Alicia Wiley speaks about singing


It’s great when opening acts, instead of merely warming the stage, serve notice they are headliners in the making. Alicia Wiley, opening at The Cabooze several years ago for Willie Walker and The Butanes, did just that.

Material from her debut album, Alicia, inventively jazz-tinged ballads, put one in mind of, say, the young Laura Nyro – stark with a sweet, avant garde edge. No wonder the disc won 2004 Minnesota Music Awards for Best Female Vocalist and for Best Self-Released Recording.

Since then, Wiley has established a strong presence, captivating nightclub crowds, following with 2005’s CD/DVD in your sight. And, these days, doing prestigious stints at Cue @ Guthrie (Oct. 6, 20, Nov. 2, 23) and legendary jazz venue The Dakota on Oct. 11 at 8PM for the release of her new, live recording, Changes. She spoke about her craft with Dwight Hobbes for Twin Cities Daily Planet.

DWIGHT HOBBES: How do you come up with your songs?
ALICIA WILEY: I carry a book of transcription paper around with me to write down ideas, usually melodies. I’m one of those people who wake up in the middle of the night with a tune in my head. I’ve learned to get up and write it down because if I don’t I WILL forget by the morning!

DH: The melody?
WILEY: The melody usually comes first for me and the chords, rhythmic ideas, lyrics flow from it.

DH: What about the lyrics?
WILEY: The lyrics are inspired by the mood and direction of the song. I have notebooks where I continually write down lyrics and ideas. When I’m working on a song I go to my notebooks and grab thoughts from it.

DH: What possessed you to become a professional composer-performer?
WILEY: Music became my main passion and focus very early on. It was the first thing I wanted to do when I woke up in the morning, and the last thing I absorbed before crashing at the end of the day. It still is.

DH: Training, influences?
WILEY: I studied classically with my aunt till I was about 13. I then went on to study jazz piano at MacPhail. The freedom of improvisation opened up a new world for me, and that is when I really began to grow into a better songwriter and musician. After high school I went to McNally Smith College of Music. Mike Elliot, Sue Tucker, and many other instructors there were extremely supportive of what I was doing and helped introduce me to the Minneapolis music scene. I listen to many styles of music. From Joni Mitchell to Radiohead to Feist to Led Zeppelin to Prince to Tom Waits to Jill Scott to Roy Hargrove. I love it all. Just today I picked up Estrella Morente-wow-incredible!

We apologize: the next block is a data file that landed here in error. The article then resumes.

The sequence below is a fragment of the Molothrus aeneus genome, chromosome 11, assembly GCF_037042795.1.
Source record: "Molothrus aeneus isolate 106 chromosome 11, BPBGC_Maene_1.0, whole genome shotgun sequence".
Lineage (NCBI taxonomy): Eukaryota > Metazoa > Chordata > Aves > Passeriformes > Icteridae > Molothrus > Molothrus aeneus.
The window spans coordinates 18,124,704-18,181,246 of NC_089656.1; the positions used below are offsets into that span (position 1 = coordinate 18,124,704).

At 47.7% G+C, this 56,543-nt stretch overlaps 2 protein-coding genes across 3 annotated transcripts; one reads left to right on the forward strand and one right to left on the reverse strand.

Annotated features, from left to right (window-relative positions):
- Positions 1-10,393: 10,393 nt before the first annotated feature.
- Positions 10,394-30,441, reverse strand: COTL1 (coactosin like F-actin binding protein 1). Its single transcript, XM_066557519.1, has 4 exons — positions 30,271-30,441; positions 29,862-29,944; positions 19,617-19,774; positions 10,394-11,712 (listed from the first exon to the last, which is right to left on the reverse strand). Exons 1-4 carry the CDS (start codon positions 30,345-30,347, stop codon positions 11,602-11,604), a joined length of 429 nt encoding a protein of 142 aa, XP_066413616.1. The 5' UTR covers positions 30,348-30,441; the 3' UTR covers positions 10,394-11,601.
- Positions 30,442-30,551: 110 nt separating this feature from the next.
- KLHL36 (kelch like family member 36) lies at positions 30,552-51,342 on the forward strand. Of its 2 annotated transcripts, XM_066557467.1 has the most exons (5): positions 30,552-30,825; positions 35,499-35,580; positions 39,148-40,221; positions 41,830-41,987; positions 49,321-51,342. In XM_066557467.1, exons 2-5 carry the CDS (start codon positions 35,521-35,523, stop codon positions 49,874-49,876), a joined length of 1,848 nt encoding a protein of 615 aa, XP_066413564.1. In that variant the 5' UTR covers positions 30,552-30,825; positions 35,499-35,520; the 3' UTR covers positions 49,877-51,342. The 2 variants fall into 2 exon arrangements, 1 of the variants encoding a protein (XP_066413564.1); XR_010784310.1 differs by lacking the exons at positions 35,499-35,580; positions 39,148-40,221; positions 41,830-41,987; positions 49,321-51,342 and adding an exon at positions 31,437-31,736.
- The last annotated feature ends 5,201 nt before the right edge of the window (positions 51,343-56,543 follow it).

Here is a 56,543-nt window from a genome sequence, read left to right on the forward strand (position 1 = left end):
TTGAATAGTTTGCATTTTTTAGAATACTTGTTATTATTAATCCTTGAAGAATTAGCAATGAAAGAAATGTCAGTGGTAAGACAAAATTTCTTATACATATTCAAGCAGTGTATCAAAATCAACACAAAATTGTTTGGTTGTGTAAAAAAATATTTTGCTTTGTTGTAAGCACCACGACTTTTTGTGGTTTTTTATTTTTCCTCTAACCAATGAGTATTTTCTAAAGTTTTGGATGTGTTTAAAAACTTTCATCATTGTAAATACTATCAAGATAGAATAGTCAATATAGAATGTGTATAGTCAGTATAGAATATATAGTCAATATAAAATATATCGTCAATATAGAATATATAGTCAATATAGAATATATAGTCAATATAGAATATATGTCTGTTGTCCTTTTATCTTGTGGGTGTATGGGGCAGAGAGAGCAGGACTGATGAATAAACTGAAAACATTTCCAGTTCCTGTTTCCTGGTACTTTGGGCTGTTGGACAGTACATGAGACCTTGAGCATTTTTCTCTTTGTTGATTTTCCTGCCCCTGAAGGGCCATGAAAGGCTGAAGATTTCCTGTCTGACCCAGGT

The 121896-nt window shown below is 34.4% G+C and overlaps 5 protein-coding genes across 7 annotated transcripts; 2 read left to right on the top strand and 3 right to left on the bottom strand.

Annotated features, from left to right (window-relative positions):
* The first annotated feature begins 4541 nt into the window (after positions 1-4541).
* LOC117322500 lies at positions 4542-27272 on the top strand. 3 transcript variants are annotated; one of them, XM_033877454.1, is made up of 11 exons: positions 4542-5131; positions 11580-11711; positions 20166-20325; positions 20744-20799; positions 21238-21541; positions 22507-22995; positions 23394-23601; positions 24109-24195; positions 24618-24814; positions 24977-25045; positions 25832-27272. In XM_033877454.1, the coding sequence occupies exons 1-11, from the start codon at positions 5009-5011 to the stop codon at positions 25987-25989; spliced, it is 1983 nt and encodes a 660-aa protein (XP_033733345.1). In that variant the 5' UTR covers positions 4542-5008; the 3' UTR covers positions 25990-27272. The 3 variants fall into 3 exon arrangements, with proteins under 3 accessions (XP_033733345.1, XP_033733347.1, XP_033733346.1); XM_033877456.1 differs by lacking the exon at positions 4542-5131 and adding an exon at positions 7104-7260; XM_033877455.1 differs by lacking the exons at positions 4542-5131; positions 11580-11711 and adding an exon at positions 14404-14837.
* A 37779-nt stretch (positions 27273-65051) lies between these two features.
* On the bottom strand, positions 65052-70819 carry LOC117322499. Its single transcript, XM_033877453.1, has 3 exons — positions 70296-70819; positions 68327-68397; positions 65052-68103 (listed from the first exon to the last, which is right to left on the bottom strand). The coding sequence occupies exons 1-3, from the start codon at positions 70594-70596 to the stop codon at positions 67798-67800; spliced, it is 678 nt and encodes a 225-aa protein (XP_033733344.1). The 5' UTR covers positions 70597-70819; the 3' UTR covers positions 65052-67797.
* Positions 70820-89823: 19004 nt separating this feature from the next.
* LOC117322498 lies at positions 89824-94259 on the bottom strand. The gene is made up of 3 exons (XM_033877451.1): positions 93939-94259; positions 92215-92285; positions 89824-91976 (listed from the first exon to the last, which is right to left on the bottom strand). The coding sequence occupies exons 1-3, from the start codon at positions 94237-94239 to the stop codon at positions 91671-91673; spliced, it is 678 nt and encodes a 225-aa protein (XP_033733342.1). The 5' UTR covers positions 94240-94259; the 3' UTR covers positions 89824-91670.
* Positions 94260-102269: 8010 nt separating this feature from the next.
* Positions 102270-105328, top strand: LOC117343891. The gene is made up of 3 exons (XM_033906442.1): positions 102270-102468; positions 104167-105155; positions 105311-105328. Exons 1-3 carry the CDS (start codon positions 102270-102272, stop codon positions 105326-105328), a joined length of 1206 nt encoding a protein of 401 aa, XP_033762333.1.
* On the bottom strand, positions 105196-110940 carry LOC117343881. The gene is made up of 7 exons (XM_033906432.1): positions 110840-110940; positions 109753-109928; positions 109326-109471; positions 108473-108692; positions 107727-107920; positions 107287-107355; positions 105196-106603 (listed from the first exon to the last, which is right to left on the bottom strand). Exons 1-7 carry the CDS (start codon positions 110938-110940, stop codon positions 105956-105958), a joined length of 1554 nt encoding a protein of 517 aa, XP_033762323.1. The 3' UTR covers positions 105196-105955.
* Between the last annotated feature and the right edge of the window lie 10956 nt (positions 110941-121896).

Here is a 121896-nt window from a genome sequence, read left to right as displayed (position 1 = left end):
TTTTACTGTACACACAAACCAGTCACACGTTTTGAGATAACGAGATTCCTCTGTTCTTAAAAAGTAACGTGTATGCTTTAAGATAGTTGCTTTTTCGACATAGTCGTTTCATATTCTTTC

DH: How pleased are you with the new album?
WILEY: Very. There are new flavors on it which reflect the appreciation and influences I have from other styles of music. It is definitely different from anything I’ve ever done before. It is a live recording along with four studio tracks which are made up of solo guitar arrangements and vocals, and one with Rhodes and vocals.

DH: Why a live album?
WILEY: I wanted to capture the spontaneity and energy that you can only get from a live performance. My band, Kevin Washington, Andres Prado, Yohannes Tona, Peter Vircks, and Brandon Commodore, played beautifully that day. We recorded at the Phipps Theater and there was a small audience in the house. We had such a blast, it was a day I will never forget. When you listen to this CD you will feel like you are right there in the theater at the show. There is a very raw, intimate vibe to this recording.

DH: What’s next?
WILEY: I would love to get on the road. That is definitely on my checklist in the next couple of years. In the meantime I plan to keep playing hard and enjoy every moment of this journey to the fullest.